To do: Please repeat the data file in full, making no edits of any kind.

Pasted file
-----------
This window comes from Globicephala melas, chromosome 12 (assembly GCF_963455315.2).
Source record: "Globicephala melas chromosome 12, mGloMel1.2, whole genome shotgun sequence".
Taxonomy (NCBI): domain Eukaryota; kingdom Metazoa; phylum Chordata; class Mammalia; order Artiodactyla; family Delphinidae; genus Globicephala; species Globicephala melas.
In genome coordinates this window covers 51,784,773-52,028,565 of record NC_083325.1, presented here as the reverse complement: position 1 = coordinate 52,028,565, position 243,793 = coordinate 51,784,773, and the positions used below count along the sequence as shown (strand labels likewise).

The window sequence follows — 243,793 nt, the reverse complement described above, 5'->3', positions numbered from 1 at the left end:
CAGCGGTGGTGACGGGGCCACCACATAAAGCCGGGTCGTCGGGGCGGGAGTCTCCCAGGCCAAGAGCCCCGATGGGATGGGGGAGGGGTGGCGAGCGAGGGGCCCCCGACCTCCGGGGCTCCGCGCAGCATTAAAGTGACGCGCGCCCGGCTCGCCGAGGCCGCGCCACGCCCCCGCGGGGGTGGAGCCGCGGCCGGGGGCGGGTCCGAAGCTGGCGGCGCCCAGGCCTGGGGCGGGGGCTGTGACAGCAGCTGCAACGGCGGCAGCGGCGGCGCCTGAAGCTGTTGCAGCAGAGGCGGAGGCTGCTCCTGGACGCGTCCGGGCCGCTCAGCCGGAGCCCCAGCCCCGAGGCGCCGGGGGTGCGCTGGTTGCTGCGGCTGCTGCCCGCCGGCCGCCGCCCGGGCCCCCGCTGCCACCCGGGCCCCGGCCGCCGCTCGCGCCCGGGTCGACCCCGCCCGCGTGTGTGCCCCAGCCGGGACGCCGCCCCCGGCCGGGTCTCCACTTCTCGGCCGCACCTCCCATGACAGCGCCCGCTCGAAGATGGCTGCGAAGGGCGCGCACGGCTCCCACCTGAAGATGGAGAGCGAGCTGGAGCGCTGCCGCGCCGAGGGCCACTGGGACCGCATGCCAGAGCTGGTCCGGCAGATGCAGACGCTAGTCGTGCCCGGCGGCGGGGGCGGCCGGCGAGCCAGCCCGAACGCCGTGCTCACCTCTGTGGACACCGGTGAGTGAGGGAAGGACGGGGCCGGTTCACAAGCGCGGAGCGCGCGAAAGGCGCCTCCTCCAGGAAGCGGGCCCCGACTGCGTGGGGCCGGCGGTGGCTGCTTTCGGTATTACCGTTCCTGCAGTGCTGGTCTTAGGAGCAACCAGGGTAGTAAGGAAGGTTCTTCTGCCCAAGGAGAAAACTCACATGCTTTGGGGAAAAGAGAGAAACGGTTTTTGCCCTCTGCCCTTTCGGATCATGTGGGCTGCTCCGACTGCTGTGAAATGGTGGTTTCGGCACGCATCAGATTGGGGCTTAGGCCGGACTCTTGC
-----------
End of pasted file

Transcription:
This window comes from Globicephala melas, chromosome 12 (assembly GCF_963455315.2).
Source record: "Globicephala melas chromosome 12, mGloMel1.2, whole genome shotgun sequence".
Taxonomy (NCBI): domain Eukaryota; kingdom Metazoa; phylum Chordata; class Mammalia; order Artiodactyla; family Delphinidae; genus Globicephala; species Globicephala melas.
In genome coordinates this window covers 51,784,773-52,028,565 of record NC_083325.1, presented here as the reverse complement: position 1 = coordinate 52,028,565, position 243,793 = coordinate 51,784,773, and the positions used below count along the sequence as shown (strand labels likewise).

The window sequence follows — 243,793 nt, the reverse complement described above, 5'->3', positions numbered from 1 at the left end:
CAGCGGTGGTGACGGGGCCACCACATAAAGCCGGGTCGTCGGGGCGGGAGTCTCCCAGGCCAAGAGCCCCGATGGGATGGGGGAGGGGTGGCGAGCGAGGGGCCCCCGACCTCCGGGGCTCCGCGCAGCATTAAAGTGACGCGCGCCCGGCTCGCCGAGGCCGCGCCACGCCCCCGCGGGGGTGGAGCCGCGGCCGGGGGCGGGTCCGAAGCTGGCGGCGCCCAGGCCTGGGGCGGGGGCTGTGACAGCAGCTGCAACGGCGGCAGCGGCGGCGCCTGAAGCTGTTGCAGCAGAGGCGGAGGCTGCTCCTGGACGCGTCCGGGCCGCTCAGCCGGAGCCCCAGCCCCGAGGCGCCGGGGGTGCGCTGGTTGCTGCGGCTGCTGCCCGCCGGCCGCCGCCCGGGCCCCCGCTGCCACCCGGGCCCCGGCCGCCGCTCGCGCCCGGGTCGACCCCGCCCGCGTGTGTGCCCCAGCCGGGACGCCGCCCCCGGCCGGGTCTCCACTTCTCGGCCGCACCTCCCATGACAGCGCCCGCTCGAAGATGGCTGCGAAGGGCGCGCACGGCTCCCACCTGAAGATGGAGAGCGAGCTGGAGCGCTGCCGCGCCGAGGGCCACTGGGACCGCATGCCAGAGCTGGTCCGGCAGATGCAGACGCTAGTCGTGCCCGGCGGCGGGGGCGGCCGGCGAGCCAGCCCGAACGCCGTGCTCACCTCTGTGGACACCGGTGAGTGAGGGAAGGACGGGGCCGGTTCACAAGCGCGGAGCGCGCGAAAGGCGCCTCCTCCAGGAAGCGGGCCCCGACTGCGTGGGGCCGGCGGTGGCTGCTTTCGGTATTACCGTTCCTGCAGTGCTGGTCTTAGGAGCAACCAGGGTAGTAAGGAAGGTTCTTCTGCCCAAGGAGAAAACTCACATGCTTTGGGGAAAAGAGAGAAACGGTTTTTGCCCTCTGCCCTTTCGGATCATGTGGGCTGCTCCGACTGCTGTGAAATGGTGGTTTCGGCACGCATCAGATTGGGGCTTAGGCCGGACTCTTGC